At Au Pair USA, we’re constantly working on ways to prepare you for a successful au pair placement. We give you tips on interviewing au pairs. We provide you with resources to welcome your au pair. We check in with you upon arrival to ensure the relationship is blossoming and meet with you shortly after to answer your questions and share information. But we don’t often tell you what NOT to say when hosting an au pair.
What do we mean?
Most au pairs are non-native English speakers. This means they are still learning how the English language works. They might be translating everything that you say to them into their native language. If that is the case, their brains must process, translate, and decode what they’re hearing to ensure comprehension. In fact, even au pairs from English-speaking countries may struggle with particular sayings and idioms we use casually and effortlessly in our daily lives.
Communication tips for you and your au pair
Here are some prime examples of what NOT to say to your au pair so you’re not met with a “deer in headlights” look or some major miscommunication.
1. “Let’s play it by ear” This could go wrong in many ways. Your au pair, being around kids most of the time, may think you’re introducing a new game to play, “It by Ear.” There could be tons of confusion here, especially if you’re discussing schedule-related topics and then throw this idiomatic expression into the mix.
Recommended replacement: “Let’s decide on that later.”
2. “Reach out to…” Think about how complicated it could become if you were translating something like this. Reach out? Put my arm out? What if we’re not near each other? What does this mean?!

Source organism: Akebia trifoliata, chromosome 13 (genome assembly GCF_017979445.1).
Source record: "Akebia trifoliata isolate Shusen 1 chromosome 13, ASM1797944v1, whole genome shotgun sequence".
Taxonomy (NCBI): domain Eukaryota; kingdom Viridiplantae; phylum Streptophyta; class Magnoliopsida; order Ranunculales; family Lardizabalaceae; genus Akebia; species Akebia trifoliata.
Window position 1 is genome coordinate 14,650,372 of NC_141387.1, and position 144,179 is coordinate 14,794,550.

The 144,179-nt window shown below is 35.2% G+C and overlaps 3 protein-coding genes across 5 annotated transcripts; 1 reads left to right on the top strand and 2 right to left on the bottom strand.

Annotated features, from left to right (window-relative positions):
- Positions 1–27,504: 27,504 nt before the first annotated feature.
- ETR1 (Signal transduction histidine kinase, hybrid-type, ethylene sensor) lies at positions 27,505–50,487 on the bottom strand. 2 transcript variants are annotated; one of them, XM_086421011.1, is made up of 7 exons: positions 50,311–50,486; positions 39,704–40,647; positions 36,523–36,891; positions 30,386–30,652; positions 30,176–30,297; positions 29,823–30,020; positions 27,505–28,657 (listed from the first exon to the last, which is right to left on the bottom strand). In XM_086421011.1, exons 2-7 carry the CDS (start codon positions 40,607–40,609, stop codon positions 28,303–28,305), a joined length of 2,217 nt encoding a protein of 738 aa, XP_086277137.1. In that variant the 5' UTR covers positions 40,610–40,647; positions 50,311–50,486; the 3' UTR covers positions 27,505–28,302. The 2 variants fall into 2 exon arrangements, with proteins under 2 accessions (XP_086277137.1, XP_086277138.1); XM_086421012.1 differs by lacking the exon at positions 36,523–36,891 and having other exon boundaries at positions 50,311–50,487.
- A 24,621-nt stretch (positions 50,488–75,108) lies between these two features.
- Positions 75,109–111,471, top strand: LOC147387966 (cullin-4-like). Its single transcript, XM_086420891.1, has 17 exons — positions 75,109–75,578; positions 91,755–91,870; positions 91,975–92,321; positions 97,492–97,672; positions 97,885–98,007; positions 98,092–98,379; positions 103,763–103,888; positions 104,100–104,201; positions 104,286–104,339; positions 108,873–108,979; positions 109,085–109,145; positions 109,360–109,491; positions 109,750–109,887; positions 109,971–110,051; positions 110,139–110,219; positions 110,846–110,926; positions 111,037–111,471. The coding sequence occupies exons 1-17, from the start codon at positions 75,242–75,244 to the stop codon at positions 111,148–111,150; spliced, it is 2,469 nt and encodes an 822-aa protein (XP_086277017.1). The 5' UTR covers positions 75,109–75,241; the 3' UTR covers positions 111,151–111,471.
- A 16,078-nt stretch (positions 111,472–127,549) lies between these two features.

Recommended replacement: “Call/text/email…”
3. “Spill the beans/tea” Unless you want a mess all over your floor, I’d stay away from this one. Again, this could cause serious confusion for your au pair in a conversation. They might wonder why you were talking about one topic, and suddenly, you want them to make a mess?
Recommended replacement: “Tell ___ about ___.”
4. “Touch base” Such a commonly used expression that can cause so much confusion. From an au pair perspective, they might be scratching their head, thinking, “Base? Like baseball? What do they mean?”
Recommended replacement: “Text each other,” “Call each other,” or “Give an update.”
5. “How come?” You may never think this simple expression could be something that could totally halt a conversation. Au pairs will be trying to translate this, which will likely make no sense to them. You’ll be waiting for an answer to this seemingly simple question, and they’ll probably be quiet because they have no idea you even asked them something.
Recommended replacement: “Why”
Want to learn more idioms that non-native English speakers struggle with? A quick search for “English idioms” will show you that we use hundreds daily. Keep these challenging phrases in mind as you share information with your au pair so everyone can “be on the same page.”